The Porcelain Moon

Written by Janie Chang
Review by Lorelei R. Brush

This elegantly written novel follows the travails of two young women in France as the country is torn by World War I. Pauline is Chinese and is in France with her cousin Theo to support the family’s porcelain trade. When the family arranges a marriage she is desperate to avoid, she sneaks out of Paris to obtain Theo’s help. He is a volunteer with the Chinese Labour Corps in France as a translator. In her search for Theo, Pauline finds refuge with Camille, a Frenchwoman married to an abusive man. The two women become friends, each one discovering bit by bit the pain the other is hiding.

The Porcelain Moon skillfully draws the reader into the intense feelings of each character as they plan their escapes from the shackles that trap them. We eagerly follow the developing comradeship of the women, experience the love among the main characters, and applaud their developing bonds as a new family.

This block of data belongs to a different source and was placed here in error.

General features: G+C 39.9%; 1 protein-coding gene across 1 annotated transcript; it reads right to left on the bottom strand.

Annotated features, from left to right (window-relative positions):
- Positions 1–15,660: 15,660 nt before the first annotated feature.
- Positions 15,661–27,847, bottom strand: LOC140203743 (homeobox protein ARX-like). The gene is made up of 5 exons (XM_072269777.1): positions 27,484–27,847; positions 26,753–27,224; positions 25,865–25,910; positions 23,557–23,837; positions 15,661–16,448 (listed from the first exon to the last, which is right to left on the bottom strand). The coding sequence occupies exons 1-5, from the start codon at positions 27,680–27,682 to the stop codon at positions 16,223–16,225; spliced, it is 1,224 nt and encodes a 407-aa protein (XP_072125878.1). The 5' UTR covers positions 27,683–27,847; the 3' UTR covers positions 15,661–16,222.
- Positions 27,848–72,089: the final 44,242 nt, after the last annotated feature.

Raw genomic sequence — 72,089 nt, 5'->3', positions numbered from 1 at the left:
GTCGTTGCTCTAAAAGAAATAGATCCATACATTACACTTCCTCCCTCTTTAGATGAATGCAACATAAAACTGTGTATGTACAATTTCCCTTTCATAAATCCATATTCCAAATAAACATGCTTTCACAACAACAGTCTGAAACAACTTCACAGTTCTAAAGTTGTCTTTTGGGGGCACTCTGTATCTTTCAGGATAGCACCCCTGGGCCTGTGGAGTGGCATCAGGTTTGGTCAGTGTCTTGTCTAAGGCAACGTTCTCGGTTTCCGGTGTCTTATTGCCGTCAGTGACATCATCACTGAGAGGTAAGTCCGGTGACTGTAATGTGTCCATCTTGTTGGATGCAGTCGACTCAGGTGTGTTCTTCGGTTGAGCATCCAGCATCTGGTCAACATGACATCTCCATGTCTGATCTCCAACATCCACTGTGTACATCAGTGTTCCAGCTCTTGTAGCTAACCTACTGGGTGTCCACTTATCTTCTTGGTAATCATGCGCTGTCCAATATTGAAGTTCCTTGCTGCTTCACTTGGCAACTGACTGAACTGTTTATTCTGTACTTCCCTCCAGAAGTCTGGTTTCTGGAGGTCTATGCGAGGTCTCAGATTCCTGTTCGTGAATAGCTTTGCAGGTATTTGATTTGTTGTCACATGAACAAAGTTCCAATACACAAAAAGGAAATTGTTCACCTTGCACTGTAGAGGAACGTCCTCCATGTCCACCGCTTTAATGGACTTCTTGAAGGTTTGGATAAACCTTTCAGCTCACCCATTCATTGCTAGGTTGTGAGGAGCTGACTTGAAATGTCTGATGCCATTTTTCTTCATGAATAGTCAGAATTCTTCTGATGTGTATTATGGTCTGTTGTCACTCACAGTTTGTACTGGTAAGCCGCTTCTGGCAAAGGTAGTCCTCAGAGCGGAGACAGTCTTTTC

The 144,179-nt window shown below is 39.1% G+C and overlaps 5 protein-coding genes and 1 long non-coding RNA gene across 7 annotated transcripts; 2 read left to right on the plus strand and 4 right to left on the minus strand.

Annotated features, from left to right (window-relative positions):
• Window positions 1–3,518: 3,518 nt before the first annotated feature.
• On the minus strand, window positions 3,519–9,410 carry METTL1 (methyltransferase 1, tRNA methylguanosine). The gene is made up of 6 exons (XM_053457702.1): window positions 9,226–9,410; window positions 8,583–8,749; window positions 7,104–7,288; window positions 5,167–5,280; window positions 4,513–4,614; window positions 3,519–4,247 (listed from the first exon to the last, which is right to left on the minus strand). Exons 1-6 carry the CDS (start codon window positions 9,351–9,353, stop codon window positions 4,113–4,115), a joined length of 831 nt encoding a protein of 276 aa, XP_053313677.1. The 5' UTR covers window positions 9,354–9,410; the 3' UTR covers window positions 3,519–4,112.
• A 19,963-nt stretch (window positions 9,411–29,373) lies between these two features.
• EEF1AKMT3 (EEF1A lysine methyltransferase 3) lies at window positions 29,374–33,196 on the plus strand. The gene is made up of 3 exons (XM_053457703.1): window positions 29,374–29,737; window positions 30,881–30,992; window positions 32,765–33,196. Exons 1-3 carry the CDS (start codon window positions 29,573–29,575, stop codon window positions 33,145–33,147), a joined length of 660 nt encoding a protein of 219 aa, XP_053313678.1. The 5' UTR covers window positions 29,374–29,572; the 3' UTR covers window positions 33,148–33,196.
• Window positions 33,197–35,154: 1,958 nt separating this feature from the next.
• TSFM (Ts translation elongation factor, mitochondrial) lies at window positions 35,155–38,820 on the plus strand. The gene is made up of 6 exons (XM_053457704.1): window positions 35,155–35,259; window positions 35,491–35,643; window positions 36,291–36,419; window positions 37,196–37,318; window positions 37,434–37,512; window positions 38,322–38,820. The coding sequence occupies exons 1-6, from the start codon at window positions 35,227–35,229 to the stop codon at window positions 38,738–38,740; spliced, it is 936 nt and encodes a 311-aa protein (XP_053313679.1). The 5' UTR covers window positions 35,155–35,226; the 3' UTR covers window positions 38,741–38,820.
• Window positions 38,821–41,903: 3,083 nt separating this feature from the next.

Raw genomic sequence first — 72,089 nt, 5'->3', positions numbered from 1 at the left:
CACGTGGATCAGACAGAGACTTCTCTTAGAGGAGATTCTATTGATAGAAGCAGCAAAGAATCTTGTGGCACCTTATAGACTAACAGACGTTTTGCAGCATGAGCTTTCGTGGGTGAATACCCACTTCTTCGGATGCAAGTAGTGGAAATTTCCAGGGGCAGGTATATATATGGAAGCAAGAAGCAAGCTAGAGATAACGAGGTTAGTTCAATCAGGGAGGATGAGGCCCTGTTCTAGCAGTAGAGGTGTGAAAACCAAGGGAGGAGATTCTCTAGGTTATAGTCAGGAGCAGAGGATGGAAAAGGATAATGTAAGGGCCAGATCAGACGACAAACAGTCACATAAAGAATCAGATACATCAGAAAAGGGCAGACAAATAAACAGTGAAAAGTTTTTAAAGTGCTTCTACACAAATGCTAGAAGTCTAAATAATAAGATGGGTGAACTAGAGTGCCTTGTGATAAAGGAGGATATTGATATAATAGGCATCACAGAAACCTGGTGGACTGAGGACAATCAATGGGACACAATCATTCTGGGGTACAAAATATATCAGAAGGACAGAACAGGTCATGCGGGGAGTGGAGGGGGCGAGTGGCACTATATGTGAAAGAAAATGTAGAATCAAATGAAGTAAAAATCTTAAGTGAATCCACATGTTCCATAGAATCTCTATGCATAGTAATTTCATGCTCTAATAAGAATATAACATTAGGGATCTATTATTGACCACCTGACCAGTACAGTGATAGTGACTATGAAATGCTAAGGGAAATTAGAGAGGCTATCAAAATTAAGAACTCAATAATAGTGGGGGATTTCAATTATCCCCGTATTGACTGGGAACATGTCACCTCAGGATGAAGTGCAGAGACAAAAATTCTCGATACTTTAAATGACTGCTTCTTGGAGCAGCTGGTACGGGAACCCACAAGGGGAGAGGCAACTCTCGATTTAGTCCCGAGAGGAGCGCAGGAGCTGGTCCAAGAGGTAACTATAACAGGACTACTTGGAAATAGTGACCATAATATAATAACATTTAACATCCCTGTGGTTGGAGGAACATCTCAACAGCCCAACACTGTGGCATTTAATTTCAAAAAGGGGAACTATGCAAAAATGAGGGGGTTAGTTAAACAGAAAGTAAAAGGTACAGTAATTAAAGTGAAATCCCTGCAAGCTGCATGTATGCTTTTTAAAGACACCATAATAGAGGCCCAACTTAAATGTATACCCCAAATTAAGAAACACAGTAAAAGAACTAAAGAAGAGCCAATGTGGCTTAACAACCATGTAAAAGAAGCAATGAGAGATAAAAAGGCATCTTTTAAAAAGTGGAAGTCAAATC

The rich descriptions of the settings in the story enliven each page: the darkness of Paris in wartime, the exquisite porcelain on display in the family’s store, the muddy trenches on the front lines in which bodies are entrapped, and Camille’s small cottage filled with anger and fear. And in the unfurling of the story, we learn about a little-known aspect of World War I, the critical role of Chinese workers in supporting France in this war.